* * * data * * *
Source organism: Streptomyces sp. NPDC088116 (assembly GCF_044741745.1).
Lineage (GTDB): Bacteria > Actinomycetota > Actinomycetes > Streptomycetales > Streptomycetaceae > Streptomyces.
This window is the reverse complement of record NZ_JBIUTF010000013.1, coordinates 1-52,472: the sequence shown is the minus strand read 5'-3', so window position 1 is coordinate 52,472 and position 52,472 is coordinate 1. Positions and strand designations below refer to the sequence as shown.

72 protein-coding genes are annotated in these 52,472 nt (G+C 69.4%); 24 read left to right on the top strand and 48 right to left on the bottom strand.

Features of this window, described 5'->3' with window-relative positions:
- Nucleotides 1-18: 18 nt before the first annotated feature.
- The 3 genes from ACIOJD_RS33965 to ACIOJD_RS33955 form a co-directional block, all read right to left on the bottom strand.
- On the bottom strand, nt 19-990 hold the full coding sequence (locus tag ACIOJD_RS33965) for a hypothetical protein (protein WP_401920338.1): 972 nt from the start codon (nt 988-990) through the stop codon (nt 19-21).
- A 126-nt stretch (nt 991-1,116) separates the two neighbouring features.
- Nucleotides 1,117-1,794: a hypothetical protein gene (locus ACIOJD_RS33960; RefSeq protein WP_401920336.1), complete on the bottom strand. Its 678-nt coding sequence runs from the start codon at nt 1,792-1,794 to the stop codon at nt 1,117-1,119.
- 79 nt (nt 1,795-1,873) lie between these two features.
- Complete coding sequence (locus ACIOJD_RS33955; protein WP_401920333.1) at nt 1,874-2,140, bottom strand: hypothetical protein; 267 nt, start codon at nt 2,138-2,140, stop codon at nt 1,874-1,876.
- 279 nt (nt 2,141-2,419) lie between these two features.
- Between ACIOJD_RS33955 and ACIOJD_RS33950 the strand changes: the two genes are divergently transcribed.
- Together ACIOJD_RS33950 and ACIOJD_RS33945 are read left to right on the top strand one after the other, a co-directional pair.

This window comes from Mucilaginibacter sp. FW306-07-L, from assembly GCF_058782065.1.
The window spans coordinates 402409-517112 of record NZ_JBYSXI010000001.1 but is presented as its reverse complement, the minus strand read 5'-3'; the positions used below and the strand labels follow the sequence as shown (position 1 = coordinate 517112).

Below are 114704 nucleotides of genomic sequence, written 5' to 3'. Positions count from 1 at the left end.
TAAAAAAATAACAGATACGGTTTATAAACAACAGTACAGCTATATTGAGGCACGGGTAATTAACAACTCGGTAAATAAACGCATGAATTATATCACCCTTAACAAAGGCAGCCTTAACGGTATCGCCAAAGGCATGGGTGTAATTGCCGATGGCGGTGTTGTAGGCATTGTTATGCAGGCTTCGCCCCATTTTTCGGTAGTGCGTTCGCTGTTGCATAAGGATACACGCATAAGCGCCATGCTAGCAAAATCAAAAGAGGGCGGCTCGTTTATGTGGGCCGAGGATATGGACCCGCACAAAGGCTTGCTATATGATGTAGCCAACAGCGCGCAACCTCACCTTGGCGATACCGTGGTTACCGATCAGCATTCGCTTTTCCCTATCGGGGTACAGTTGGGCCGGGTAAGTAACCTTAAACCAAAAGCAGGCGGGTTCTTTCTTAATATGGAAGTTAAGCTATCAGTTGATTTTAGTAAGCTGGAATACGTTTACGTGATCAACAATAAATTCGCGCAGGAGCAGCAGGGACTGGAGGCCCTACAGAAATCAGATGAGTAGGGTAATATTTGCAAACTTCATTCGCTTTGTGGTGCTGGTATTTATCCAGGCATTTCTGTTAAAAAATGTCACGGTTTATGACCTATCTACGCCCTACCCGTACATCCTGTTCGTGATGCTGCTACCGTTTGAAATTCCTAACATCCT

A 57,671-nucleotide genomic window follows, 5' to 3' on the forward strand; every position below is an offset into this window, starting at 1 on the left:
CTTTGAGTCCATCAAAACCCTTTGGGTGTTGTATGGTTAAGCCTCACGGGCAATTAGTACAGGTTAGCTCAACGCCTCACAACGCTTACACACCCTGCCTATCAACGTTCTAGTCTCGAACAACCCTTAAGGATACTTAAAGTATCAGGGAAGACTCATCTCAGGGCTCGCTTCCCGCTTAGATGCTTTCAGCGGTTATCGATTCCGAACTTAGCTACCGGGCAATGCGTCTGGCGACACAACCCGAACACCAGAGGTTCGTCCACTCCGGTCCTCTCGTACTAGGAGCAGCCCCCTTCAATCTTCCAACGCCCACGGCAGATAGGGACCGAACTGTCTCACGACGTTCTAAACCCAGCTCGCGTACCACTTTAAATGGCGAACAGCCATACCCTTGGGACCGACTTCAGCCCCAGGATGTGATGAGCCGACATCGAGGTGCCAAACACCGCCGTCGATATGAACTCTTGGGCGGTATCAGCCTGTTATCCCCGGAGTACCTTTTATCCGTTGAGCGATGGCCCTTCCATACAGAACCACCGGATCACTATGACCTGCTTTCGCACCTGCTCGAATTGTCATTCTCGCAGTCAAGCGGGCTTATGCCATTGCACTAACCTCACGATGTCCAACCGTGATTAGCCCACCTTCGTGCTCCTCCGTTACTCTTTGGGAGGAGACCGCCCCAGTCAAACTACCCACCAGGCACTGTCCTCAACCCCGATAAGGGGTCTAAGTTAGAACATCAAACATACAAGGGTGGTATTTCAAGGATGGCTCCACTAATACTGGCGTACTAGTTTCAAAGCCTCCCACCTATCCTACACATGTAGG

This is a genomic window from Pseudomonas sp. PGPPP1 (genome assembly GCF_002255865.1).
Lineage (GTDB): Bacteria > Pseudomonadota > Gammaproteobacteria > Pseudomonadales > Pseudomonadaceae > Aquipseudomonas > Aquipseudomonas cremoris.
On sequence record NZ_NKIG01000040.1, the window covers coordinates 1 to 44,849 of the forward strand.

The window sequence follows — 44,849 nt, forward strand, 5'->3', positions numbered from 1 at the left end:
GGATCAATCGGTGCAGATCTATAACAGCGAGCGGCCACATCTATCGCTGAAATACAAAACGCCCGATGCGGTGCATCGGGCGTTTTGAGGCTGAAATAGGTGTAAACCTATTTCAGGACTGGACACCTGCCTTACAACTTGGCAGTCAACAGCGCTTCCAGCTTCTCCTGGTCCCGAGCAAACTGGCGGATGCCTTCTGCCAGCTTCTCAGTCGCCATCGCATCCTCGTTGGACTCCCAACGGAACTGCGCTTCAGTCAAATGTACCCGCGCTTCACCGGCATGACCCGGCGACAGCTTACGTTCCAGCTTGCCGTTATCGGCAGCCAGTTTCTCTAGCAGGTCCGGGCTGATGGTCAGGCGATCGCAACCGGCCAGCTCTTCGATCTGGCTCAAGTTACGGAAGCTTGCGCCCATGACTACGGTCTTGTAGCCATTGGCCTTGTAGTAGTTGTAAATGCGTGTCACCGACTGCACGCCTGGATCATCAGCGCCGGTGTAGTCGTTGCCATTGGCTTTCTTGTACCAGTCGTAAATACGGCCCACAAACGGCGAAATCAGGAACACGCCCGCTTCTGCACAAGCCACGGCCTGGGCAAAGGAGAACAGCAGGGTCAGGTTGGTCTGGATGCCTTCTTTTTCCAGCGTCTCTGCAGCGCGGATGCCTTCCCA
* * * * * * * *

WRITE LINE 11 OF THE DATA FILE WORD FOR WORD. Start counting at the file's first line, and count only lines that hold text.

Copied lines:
- 79 nt (nt 1,795-1,873) lie between these two features.